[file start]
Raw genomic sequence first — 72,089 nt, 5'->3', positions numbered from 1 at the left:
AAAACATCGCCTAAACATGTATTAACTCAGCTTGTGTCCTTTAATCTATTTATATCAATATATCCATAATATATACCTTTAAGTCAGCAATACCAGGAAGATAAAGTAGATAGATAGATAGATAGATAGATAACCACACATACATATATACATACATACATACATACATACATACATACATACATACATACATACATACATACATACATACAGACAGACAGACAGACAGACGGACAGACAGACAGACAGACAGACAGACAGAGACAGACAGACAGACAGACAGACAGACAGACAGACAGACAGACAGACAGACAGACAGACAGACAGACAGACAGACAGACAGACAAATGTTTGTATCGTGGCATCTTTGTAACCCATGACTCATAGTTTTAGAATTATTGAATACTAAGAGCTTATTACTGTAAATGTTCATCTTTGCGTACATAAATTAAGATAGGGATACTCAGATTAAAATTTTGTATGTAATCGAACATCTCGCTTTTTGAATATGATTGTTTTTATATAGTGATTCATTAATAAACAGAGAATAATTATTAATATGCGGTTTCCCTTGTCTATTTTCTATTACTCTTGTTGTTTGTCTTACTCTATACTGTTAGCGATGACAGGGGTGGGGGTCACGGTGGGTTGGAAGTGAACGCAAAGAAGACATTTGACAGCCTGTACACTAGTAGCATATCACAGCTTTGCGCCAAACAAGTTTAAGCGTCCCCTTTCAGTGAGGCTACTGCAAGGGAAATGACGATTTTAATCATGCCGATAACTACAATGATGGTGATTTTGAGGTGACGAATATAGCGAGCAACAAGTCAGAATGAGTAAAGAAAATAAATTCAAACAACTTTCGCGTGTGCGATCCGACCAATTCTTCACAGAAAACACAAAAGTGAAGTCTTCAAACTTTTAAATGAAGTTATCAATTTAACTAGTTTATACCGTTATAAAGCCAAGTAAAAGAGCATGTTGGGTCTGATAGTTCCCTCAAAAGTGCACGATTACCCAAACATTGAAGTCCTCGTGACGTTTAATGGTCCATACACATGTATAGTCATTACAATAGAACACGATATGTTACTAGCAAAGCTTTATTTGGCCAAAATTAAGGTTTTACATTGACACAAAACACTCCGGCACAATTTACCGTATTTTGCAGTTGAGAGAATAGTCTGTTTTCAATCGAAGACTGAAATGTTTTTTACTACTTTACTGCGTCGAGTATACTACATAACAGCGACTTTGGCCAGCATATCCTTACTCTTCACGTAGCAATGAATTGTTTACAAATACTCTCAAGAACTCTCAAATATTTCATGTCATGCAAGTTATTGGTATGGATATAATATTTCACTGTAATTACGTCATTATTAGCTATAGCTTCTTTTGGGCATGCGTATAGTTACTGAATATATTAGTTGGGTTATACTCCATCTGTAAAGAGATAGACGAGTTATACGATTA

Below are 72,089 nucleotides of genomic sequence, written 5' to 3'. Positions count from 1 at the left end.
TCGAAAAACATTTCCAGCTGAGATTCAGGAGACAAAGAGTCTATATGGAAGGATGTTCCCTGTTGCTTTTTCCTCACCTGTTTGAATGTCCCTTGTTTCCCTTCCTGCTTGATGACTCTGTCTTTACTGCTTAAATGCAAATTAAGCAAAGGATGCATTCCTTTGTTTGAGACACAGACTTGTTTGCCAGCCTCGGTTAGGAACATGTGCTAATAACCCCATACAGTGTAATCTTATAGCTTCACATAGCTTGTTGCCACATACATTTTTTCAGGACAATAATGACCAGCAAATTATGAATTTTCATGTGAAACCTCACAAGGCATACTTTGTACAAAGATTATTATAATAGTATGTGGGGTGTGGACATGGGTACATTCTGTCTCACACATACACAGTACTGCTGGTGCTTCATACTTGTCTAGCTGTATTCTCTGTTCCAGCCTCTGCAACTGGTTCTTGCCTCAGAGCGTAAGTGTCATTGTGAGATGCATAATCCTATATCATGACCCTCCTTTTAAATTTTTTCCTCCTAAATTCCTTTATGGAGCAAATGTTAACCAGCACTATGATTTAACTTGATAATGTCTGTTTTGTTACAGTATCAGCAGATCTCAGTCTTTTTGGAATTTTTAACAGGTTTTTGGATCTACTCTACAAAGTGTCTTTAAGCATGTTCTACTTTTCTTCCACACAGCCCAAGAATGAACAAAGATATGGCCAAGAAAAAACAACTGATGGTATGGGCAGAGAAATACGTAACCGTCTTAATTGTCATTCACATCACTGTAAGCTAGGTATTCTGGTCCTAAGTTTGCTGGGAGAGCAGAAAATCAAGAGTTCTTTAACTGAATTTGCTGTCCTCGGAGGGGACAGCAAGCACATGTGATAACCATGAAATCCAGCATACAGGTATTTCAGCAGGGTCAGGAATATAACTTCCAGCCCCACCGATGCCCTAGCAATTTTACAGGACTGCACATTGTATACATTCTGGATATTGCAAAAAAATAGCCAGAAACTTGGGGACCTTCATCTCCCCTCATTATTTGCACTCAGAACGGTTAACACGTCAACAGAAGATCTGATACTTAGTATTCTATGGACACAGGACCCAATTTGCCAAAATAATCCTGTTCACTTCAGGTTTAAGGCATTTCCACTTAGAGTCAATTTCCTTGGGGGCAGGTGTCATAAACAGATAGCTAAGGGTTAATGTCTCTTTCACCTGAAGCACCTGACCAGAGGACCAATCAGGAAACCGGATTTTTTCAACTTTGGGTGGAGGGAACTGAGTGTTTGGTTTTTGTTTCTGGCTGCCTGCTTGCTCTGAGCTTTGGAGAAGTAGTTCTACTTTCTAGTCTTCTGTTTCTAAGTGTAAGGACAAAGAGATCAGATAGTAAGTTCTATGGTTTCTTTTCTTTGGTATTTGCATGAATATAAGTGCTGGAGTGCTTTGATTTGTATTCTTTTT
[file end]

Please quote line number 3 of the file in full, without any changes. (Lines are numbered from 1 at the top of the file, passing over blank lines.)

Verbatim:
Below are 72,089 nucleotides of genomic sequence, written 5' to 3'. Positions count from 1 at the left end.